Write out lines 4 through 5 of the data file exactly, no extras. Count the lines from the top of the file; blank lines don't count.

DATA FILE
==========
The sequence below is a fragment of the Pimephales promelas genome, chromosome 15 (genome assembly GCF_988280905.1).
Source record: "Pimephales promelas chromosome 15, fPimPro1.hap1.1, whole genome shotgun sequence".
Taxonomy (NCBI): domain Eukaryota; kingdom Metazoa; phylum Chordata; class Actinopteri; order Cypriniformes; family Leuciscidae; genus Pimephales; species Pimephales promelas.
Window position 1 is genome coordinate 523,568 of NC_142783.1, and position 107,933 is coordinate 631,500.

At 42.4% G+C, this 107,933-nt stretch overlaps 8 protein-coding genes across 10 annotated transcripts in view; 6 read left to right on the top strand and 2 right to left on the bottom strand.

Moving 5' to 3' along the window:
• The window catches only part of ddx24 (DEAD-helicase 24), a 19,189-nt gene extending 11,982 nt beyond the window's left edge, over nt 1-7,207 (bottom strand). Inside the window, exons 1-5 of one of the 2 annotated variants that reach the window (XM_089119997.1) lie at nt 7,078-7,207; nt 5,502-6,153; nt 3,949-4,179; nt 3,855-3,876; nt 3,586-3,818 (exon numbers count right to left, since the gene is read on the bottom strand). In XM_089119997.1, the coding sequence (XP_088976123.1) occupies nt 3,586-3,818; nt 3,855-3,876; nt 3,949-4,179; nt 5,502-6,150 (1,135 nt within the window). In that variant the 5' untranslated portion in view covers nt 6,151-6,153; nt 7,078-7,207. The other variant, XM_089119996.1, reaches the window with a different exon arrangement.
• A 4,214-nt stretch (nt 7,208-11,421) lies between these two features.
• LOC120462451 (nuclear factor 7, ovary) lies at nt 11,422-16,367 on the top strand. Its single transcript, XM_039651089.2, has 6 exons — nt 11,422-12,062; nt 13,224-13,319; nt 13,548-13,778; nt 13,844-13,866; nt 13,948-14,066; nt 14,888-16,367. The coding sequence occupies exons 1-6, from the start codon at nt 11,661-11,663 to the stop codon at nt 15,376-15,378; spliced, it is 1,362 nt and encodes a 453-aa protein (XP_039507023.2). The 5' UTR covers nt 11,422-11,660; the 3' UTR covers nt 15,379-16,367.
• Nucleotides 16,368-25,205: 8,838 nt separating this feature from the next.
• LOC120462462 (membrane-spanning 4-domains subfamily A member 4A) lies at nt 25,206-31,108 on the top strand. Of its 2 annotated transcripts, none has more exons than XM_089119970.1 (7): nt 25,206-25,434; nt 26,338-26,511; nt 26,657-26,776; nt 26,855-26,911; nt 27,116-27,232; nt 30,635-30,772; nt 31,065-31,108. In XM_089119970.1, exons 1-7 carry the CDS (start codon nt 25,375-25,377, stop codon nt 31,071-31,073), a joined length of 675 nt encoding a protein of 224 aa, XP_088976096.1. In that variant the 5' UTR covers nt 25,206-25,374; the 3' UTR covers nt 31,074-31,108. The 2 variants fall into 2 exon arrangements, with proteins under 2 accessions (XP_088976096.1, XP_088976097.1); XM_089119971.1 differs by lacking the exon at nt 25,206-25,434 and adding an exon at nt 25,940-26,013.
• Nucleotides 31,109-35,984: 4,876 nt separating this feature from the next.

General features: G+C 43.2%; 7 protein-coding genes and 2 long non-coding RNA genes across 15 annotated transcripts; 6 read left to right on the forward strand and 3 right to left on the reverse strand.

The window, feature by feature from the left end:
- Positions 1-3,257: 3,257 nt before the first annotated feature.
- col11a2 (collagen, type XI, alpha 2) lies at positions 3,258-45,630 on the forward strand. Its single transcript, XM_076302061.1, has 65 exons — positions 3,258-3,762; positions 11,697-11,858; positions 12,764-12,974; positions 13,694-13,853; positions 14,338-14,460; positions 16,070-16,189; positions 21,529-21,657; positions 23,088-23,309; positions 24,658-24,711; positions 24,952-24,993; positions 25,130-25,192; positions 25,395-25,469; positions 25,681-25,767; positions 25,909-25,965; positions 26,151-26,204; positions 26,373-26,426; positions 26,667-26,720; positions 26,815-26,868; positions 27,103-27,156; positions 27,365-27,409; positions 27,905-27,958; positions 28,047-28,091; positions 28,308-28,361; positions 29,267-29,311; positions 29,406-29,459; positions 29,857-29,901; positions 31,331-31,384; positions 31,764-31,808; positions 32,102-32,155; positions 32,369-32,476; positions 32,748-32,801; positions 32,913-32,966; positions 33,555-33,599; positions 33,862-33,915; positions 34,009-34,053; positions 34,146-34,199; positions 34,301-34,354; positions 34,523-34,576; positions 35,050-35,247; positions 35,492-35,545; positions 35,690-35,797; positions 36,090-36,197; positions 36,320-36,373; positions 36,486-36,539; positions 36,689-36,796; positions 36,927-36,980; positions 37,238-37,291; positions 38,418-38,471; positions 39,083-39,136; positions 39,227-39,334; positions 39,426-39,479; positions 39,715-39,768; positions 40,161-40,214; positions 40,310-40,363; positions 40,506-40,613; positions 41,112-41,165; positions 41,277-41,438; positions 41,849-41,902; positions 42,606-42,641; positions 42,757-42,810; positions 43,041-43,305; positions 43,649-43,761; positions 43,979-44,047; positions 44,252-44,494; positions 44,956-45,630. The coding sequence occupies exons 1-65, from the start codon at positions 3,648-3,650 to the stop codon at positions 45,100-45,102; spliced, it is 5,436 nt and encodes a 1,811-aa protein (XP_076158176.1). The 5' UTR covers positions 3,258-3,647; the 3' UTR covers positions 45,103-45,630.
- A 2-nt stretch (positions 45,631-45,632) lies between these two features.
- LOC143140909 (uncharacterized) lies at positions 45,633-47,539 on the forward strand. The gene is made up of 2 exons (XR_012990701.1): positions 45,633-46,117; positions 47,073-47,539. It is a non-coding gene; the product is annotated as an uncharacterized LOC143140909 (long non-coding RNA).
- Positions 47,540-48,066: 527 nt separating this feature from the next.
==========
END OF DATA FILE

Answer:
Window position 1 is genome coordinate 523,568 of NC_142783.1, and position 107,933 is coordinate 631,500.

At 42.4% G+C, this 107,933-nt stretch overlaps 8 protein-coding genes across 10 annotated transcripts in view; 6 read left to right on the top strand and 2 right to left on the bottom strand.